Mississippi residents for years have been crossing into Louisiana, Arkansas and Tennessee to buy lottery tickets.
In 2018, lawmakers could debate whether Mississippi will join the large majority of states that offer games of chance.
Supporters say money being spent on lottery tickets elsewhere could, instead, be spent in Mississippi, creating revenue to help pay for highways, schools or other state government services.
“If that money is going to go to educate children and it’s going to go to fix roads and bridges, then it ought to be in Mississippi,” Rep. Mark Baker, a Republican from Brandon, told The Associated Press on Tuesday. “I’m just being a realist about it.”
Opponents, including leaders of the influential Mississippi Baptist Convention, say lotteries are spiritually corrupting and the games create unrealistic hopes for people who struggle to pay their own living expenses.
“It’s pretty well documented that gambling, like alcohol, is not the best thing that can happen for Mississippi families. So, Mississippi Baptists are against gambling because it corrupts the soul,” William Perkins, editor of the convention’s weekly newspaper, the Baptist Record, said at the state Capitol in May.
Mississippi is one of six states without a lottery, according to the National Conference of State Legislatures. The others are Alabama, Alaska, Hawaii, Nevada and Utah.
Republican Gov. Phil Bryant suggested during his 2017 State of the State address that Mississippi should consider creating a lottery as a way to generate revenue without raising taxes. Weeks later, the House approved a lottery on a loud voice vote. But when a representative requested an electronic vote to record the yes or no of each member, there were only 40 votes in favor and 74 against. The proposal failed.
Republican House Speaker Philip Gunn of Clinton, who’s a leader in his Baptist church, opposes the lottery. After the 2017 legislative session ended, though, Gunn created a group that spent months studying the issue. Members gathered information about how much money other states have made from their lotteries, but made no recommendations for or against creating a lottery in Mississippi.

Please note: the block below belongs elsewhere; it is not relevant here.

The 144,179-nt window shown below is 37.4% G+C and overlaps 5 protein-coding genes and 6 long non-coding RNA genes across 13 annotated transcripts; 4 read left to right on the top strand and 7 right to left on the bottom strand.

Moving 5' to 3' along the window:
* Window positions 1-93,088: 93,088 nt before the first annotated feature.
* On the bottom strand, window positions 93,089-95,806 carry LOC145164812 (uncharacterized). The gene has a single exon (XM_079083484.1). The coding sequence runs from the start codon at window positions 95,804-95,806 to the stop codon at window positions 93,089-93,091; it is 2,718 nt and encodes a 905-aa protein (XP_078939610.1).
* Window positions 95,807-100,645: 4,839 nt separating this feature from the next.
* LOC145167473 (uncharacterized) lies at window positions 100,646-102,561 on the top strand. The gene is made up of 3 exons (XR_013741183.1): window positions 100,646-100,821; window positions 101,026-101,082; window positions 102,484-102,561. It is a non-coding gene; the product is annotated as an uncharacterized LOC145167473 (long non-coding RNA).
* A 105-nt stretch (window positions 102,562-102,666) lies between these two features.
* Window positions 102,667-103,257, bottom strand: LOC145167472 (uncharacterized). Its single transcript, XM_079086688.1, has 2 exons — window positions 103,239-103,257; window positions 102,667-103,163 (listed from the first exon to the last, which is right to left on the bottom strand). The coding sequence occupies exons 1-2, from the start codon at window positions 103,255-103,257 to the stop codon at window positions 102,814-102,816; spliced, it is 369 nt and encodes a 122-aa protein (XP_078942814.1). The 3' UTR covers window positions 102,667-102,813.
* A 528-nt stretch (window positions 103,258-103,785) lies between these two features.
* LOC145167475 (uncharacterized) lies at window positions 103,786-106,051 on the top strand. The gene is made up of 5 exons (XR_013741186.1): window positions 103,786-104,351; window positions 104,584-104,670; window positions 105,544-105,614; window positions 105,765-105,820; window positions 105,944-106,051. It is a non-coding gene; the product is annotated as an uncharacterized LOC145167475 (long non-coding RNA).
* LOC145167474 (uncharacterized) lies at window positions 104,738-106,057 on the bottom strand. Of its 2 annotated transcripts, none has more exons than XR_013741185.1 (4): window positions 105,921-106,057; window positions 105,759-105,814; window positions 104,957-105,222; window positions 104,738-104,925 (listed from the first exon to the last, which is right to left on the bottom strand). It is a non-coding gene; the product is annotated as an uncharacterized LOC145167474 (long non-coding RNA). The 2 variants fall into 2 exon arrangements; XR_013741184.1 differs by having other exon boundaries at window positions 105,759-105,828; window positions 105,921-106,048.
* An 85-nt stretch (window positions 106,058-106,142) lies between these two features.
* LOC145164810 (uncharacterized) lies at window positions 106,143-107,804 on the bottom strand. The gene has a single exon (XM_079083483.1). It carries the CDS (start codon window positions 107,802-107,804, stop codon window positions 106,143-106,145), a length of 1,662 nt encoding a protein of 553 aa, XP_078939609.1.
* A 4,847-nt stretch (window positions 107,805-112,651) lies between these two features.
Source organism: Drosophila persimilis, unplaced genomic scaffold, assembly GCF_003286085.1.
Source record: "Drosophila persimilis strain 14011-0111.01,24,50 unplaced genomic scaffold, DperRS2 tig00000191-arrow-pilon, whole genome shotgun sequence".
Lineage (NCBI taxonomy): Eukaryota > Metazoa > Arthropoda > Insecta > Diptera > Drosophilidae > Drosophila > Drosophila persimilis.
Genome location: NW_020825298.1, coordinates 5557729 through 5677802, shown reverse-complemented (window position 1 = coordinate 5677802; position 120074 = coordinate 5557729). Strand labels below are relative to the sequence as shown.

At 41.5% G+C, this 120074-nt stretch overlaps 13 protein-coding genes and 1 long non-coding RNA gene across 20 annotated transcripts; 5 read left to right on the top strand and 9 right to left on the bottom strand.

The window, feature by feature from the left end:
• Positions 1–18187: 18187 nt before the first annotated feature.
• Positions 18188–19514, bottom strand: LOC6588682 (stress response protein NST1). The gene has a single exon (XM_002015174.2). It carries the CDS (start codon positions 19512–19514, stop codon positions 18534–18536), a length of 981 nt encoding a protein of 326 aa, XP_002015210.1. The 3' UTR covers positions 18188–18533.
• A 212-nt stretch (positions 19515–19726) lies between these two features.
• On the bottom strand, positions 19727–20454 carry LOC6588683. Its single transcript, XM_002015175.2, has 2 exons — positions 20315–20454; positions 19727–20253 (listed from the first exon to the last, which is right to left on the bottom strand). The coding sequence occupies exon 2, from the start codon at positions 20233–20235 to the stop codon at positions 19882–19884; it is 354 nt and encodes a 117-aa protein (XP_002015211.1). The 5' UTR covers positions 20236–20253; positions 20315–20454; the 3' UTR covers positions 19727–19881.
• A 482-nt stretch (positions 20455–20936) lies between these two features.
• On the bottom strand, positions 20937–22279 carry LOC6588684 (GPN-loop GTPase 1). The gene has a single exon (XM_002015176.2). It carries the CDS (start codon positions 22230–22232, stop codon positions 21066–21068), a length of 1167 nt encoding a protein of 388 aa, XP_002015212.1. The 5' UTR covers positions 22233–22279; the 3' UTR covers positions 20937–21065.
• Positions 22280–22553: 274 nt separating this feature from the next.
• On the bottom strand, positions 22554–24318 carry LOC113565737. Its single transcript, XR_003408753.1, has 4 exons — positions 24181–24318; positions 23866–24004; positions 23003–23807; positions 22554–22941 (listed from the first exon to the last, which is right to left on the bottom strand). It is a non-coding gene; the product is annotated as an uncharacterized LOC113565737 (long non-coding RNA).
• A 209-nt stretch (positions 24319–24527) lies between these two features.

Mississippi voters in November 1992 removed the state constitution’s prohibition on a lottery, but the games of chance are still banned by general state law.
The first casinos opened in Mississippi in August 1992, and since then, an unlikely alliance of religious groups and casino operators has opposed creating a lottery in the state.
Casinos are now more targeted in their opposition. The director of the Mississippi Gaming and Hospitality Association, Larry Gregory, told the lottery study group in November that casino operators would not be against the creation of a state lottery that sells paper tickets for scratch-off games or multistate Powerball games — but they oppose video gambling in places like bars and convenience stores.
Vicksburg Mayor George Flaggs Jr., a Democrat who served on the study group, said that like other members, he is not taking a position for or against a lottery. But, he said if one is created, legislators should not put the lottery revenue into the general state budget. Rather, he said the money should be used to build up the state’s rainy day fund, which provides a financial cushion in case of shortfalls in tax collections.
“You could collect it a year before you spent out of it. And it’s a safeguard — a conservative safeguard,” Flaggs said in November.
Mississippi’s state economist, Darrin Webb, said in November that Mississippi residents spend an estimated $5 million to $10 million a year playing the lottery in Arkansas and about $30 million playing the lottery in Louisiana. Webb said the figures came from lottery administrators in those states.
The study group examined how much money neighboring states collected, after prizes were awarded and expenses were paid, during the budget year that ended June 30, 2016. The figure for Arkansas was $85.2 million. For Louisiana, it was $177.9 million. For Tennessee, it was $395 million.
Mississippi Senate Finance Committee Chairman Joey Fillingane, a Republican from Sumrall, said Tuesday that he opposes a lottery but would allow his committee to vote on a bill if one is filed. While some lottery supporters have suggested the state should earmark any collections for highways, Fillingane said the Department of Transportation has requested roughly $300 million to $400 million for a long-term program of construction and improvements and he thinks a lottery would generate only about $50 million to $100 million a year.
“It’s not the end-all, be-all that some people think it is,” Fillingane said.
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